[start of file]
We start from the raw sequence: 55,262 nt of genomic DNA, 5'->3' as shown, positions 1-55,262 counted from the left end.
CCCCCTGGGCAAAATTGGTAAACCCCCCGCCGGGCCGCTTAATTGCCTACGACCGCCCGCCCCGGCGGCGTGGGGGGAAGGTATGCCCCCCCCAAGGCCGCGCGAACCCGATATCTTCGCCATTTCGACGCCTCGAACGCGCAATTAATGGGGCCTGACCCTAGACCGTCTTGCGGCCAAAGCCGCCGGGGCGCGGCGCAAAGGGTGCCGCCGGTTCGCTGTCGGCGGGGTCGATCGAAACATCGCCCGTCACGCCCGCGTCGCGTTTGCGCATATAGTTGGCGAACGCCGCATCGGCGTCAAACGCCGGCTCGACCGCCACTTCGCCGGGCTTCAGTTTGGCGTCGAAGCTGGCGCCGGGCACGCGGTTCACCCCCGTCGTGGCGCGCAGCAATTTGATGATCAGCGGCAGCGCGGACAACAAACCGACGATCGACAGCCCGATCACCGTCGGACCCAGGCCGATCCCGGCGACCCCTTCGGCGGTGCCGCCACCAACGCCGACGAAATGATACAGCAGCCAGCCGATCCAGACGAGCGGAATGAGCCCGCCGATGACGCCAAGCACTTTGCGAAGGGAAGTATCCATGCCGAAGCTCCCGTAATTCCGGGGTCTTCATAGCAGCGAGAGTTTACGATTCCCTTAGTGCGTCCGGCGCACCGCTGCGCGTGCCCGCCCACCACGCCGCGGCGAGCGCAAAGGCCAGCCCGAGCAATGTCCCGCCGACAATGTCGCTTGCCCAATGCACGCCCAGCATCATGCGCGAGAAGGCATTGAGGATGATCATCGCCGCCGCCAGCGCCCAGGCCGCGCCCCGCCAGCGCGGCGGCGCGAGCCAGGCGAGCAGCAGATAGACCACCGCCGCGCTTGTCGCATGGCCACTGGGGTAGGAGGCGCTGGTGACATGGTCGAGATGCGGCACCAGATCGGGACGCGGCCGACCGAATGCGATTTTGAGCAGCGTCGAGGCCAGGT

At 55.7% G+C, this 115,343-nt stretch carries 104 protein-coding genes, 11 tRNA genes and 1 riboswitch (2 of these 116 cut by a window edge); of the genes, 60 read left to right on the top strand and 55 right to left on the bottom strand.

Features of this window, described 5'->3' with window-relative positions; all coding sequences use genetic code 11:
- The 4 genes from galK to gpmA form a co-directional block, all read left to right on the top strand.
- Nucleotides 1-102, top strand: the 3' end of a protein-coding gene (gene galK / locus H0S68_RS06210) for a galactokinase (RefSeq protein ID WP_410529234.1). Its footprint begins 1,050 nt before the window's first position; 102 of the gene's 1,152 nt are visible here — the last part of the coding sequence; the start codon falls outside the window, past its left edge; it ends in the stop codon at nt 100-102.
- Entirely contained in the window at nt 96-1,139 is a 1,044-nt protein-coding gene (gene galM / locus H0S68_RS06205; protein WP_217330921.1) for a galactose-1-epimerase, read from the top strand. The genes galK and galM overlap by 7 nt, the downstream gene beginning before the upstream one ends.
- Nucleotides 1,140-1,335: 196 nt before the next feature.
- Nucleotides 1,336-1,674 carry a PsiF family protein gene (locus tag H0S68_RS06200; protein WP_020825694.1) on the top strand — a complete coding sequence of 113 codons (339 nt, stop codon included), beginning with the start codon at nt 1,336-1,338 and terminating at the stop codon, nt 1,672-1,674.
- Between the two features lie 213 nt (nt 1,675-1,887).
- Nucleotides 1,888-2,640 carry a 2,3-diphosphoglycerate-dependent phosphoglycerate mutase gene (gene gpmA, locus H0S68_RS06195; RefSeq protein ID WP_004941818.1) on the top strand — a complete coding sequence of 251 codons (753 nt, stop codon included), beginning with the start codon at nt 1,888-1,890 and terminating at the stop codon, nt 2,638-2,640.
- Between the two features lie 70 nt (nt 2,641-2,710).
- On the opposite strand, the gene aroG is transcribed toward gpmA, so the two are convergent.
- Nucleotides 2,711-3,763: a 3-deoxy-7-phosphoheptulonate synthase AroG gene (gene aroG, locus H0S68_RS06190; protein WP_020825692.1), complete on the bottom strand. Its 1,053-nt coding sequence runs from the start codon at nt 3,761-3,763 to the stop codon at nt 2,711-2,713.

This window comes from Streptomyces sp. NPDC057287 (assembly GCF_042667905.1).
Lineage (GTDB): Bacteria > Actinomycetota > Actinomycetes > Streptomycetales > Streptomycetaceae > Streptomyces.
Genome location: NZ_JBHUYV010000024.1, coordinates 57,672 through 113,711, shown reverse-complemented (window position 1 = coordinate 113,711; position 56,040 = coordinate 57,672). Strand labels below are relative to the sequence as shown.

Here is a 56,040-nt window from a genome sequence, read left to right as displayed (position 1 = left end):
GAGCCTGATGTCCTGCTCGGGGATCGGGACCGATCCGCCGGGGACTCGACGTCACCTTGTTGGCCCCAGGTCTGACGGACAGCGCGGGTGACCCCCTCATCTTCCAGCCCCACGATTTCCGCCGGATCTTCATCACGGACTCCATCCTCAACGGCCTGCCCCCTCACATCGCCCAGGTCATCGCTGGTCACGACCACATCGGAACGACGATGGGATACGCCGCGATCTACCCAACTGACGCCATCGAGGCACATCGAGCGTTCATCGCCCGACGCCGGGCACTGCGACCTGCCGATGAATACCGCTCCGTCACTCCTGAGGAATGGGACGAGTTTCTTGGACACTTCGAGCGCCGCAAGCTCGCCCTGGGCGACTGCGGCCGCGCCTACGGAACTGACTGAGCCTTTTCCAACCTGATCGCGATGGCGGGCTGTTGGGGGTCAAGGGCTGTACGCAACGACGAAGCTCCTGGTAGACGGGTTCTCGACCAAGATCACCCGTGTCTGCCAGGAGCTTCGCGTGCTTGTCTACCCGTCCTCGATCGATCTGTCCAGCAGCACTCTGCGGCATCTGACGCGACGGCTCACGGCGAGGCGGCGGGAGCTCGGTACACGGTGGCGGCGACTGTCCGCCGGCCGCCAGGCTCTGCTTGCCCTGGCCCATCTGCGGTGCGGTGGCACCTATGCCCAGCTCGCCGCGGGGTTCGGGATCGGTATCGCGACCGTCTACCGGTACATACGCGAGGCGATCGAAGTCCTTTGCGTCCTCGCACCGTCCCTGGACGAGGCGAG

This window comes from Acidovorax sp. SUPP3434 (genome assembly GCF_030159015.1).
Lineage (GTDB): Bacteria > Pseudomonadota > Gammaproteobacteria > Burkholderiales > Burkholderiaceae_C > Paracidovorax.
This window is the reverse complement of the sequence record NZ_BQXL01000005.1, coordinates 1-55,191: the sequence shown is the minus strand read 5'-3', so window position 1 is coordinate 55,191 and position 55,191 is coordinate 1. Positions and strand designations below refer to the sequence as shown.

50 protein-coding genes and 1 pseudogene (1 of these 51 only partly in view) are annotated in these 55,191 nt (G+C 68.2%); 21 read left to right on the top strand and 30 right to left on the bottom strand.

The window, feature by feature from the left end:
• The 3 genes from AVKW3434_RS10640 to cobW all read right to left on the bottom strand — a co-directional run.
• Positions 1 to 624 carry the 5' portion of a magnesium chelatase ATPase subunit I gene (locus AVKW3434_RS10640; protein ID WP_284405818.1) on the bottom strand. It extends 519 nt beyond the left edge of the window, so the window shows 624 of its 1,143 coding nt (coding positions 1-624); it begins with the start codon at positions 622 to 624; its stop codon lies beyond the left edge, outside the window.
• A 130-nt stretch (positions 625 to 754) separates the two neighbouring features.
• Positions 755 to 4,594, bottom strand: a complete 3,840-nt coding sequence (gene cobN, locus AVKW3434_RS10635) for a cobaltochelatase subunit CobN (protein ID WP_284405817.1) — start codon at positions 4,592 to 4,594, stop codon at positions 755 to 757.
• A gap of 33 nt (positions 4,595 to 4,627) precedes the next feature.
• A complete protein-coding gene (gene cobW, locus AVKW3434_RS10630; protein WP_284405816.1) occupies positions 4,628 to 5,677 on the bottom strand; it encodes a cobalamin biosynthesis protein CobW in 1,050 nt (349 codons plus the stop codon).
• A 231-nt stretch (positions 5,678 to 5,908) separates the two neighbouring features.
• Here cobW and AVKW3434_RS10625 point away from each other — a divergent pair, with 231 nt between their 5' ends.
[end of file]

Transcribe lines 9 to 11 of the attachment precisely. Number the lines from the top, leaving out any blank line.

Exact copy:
- Nucleotides 1,336-1,674 carry a PsiF family protein gene (locus tag H0S68_RS06200; protein WP_020825694.1) on the top strand — a complete coding sequence of 113 codons (339 nt, stop codon included), beginning with the start codon at nt 1,336-1,338 and terminating at the stop codon, nt 1,672-1,674.
- Between the two features lie 213 nt (nt 1,675-1,887).
- Nucleotides 1,888-2,640 carry a 2,3-diphosphoglycerate-dependent phosphoglycerate mutase gene (gene gpmA, locus H0S68_RS06195; RefSeq protein ID WP_004941818.1) on the top strand — a complete coding sequence of 251 codons (753 nt, stop codon included), beginning with the start codon at nt 1,888-1,890 and terminating at the stop codon, nt 2,638-2,640.